Phosphate was like gold during this time. More than 20 million tonnes of our land was removed through mining. Where did this phosphate go? It was spread across farmlands as fertiliser in the three BPC countries of Britain, Australia and New Zealand.
As my mother always says: “Our land died, so others could live.” The Banabans were displaced to the Fiji Island of Rabi in 1945 so mining could resume after the Second World War, and we now call Rabi home.
During Kiribati Language Week this month, the theme focused on nurturing, enhancing and sustaining the Tungaru language and culture — “Tungaru” being the ancestral name for Kiribati. I thought of my Banaban ancestors and a language that has died with them.
Banaba is now a part of Kiribati territory. The British handed us over to them when Kiribati gained independence in 1979. Before European contact, we were an independent island. This part of history comes with challenges for us, because, as Banabans, we’re our own people separate from I-Kiribati. Many people don’t know that.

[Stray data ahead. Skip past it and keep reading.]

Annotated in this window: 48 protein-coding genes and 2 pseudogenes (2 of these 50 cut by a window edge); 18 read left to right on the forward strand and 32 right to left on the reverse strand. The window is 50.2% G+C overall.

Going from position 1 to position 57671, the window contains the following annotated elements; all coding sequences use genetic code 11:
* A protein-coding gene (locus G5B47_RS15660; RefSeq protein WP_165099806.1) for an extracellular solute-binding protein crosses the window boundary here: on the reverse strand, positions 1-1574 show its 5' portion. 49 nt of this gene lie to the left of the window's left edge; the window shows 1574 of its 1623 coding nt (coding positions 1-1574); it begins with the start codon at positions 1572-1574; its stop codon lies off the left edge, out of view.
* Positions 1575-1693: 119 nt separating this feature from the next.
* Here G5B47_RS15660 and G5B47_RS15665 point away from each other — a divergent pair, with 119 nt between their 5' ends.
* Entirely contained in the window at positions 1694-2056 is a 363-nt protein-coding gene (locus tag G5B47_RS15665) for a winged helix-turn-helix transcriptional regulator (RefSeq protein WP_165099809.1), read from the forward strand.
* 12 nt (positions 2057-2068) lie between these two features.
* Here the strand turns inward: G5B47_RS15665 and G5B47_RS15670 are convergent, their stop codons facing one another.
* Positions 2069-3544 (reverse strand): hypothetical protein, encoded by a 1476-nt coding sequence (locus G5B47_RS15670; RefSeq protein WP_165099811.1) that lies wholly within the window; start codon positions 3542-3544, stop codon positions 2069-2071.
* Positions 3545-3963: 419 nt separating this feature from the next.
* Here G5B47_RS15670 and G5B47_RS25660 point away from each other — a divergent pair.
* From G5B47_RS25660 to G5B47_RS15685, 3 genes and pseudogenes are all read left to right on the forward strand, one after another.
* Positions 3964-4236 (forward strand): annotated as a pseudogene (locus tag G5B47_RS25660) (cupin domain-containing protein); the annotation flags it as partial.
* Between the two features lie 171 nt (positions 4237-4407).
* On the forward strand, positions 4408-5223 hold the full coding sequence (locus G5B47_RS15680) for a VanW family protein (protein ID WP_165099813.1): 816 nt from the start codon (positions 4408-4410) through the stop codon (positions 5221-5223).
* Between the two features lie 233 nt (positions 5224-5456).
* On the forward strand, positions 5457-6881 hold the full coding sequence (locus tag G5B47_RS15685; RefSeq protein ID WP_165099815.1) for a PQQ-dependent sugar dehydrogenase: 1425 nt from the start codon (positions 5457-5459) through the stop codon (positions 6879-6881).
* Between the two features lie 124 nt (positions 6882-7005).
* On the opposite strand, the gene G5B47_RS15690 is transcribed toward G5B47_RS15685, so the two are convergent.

They also don’t know that Banabans had our own language because today we speak the Kiribati language. Our language was wiped out when missionaries used Kiribati Bibles to spread the gospel. The recruitment of men from the Gilbert and Ellice islands (Kiribati and Tuvalu) to work for the BPC contributed to intermarriage with Banabans — and many of my great-grandparents’ generation became mixed Banaban-Gilbertese or Banaban-Tuvaluan. Gilbertese or the Kiribati language became the dominant language. Even the Tuvaluans of the colonial era spoke Gilbertese.
So, what does that mean for the Banaban Islanders, some may ask? Do we have a right to say we’re our own people when we speak a language that belongs to another?
My answer to that is YES.
It’s important to remember that language is only one marker of one’s identity. We Banabans have our own history, our own geography, and our own culture reflected in our songs, dances and storytelling. I acknowledge the relationship between the Banabans and I-Kiribati, but also stress the importance of recognising our differences.